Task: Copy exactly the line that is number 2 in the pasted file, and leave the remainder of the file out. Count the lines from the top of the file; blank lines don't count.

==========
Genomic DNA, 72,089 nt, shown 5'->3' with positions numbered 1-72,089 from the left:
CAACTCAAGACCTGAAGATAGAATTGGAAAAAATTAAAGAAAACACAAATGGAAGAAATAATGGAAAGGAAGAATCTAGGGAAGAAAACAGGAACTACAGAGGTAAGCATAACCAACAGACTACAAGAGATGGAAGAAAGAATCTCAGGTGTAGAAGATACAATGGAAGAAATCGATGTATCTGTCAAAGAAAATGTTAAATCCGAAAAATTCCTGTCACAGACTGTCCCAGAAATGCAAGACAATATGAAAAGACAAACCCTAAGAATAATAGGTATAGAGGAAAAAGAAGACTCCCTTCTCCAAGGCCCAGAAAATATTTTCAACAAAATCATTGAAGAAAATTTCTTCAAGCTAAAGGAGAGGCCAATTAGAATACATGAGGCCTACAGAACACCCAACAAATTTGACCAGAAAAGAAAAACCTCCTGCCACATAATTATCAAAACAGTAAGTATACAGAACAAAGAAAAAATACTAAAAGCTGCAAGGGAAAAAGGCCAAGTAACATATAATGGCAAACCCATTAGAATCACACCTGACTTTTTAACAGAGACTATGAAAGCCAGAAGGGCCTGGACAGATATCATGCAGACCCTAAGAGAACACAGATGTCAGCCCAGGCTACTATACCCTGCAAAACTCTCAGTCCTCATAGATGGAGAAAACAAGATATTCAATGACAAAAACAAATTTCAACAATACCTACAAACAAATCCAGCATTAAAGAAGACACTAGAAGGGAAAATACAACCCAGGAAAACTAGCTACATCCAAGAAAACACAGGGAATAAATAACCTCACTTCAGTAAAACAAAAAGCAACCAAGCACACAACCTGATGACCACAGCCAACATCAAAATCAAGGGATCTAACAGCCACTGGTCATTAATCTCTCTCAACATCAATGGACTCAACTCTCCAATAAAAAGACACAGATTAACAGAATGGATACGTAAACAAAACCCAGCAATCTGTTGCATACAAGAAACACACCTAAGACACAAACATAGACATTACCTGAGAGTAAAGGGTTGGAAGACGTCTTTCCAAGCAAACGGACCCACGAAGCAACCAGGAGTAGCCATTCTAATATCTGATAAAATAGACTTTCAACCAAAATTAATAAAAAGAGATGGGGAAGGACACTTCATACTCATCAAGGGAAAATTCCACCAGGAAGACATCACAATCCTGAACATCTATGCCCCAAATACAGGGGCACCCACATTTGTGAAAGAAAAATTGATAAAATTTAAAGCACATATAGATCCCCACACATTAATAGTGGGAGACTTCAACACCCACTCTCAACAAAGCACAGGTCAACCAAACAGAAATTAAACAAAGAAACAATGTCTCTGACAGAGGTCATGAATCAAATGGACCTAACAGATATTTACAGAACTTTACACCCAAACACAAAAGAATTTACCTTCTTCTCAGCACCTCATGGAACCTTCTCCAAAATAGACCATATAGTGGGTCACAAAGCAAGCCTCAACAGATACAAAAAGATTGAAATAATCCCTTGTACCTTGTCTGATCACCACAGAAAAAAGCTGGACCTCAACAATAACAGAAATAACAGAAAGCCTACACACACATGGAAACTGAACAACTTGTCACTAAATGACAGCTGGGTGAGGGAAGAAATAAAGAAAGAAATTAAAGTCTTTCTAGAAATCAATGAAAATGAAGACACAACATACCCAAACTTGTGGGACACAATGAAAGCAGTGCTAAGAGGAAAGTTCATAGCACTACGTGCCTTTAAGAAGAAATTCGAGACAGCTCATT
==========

CAACTCAAGACCTGAAGATAGAATTGGAAAAAATTAAAGAAAACACAAATGGAAGAAATAATGGAAAGGAAGAATCTAGGGAAGAAAACAGGAACTACAGAGGTAAGCATAACCAACAGACTACAAGAGATGGAAGAAAGAATCTCAGGTGTAGAAGATACAATGGAAGAAATCGATGTATCTGTCAAAGAAAATGTTAAATCCGAAAAATTCCTGTCACAGACTGTCCCAGAAATGCAAGACAATATGAAAAGACAAACCCTAAGAATAATAGGTATAGAGGAAAAAGAAGACTCCCTTCTCCAAGGCCCAGAAAATATTTTCAACAAAATCATTGAAGAAAATTTCTTCAAGCTAAAGGAGAGGCCAATTAGAATACATGAGGCCTACAGAACACCCAACAAATTTGACCAGAAAAGAAAAACCTCCTGCCACATAATTATCAAAACAGTAAGTATACAGAACAAAGAAAAAATACTAAAAGCTGCAAGGGAAAAAGGCCAAGTAACATATAATGGCAAACCCATTAGAATCACACCTGACTTTTTAACAGAGACTATGAAAGCCAGAAGGGCCTGGACAGATATCATGCAGACCCTAAGAGAACACAGATGTCAGCCCAGGCTACTATACCCTGCAAAACTCTCAGTCCTCATAGATGGAGAAAACAAGATATTCAATGACAAAAACAAATTTCAACAATACCTACAAACAAATCCAGCATTAAAGAAGACACTAGAAGGGAAAATACAACCCAGGAAAACTAGCTACATCCAAGAAAACACAGGGAATAAATAACCTCACTTCAGTAAAACAAAAAGCAACCAAGCACACAACCTGATGACCACAGCCAACATCAAAATCAAGGGATCTAACAGCCACTGGTCATTAATCTCTCTCAACATCAATGGACTCAACTCTCCAATAAAAAGACACAGATTAACAGAATGGATACGTAAACAAAACCCAGCAATCTGTTGCATACAAGAAACACACCTAAGACACAAACATAGACATTACCTGAGAGTAAAGGGTTGGAAGACGTCTTTCCAAGCAAACGGACCCACGAAGCAACCAGGAGTAGCCATTCTAATATCTGATAAAATAGACTTTCAACCAAAATTAATAAAAAGAGATGGGGAAGGACACTTCATACTCATCAAGGGAAAATTCCACCAGGAAGACATCACAATCCTGAACATCTATGCCCCAAATACAGGGGCACCCACATTTGTGAAAGAAAAATTGATAAAATTTAAAGCACATATAGATCCCCACACATTAATAGTGGGAGACTTCAACACCCACTCTCAACAAAGCACAGGTCAACCAAACAGAAATTAAACAAAGAAACAATGTCTCTGACAGAGGTCATGAATCAAATGGACCTAACAGATATTTACAGAACTTTACACCCAAACACAAAAGAATTTACCTTCTTCTCAGCACCTCATGGAACCTTCTCCAAAATAGACCATATAGTGGGTCACAAAGCAAGCCTCAACAGATACAAAAAGATTGAAATAATCCCTTGTACCTTGTCTGATCACCACAGAAAAAAGCTGGACCTCAACAATAACAGAAATAACAGAAAGCCTACACACACATGGAAACTGAACAACTTGTCACTAAATGACAGCTGGGTGAGGGAAGAAATAAAGAAAGAAATTAAAGTCTTTCTAGAAATCAATGAAAATGAAGACACAACATACCCAAACTTGTGGGACACAATGAAAGCAGTGCTAAGAGGAAAGTTCATAGCACTACGTGCCTTTAAGAAGAAATTCGAGACAGCTCATT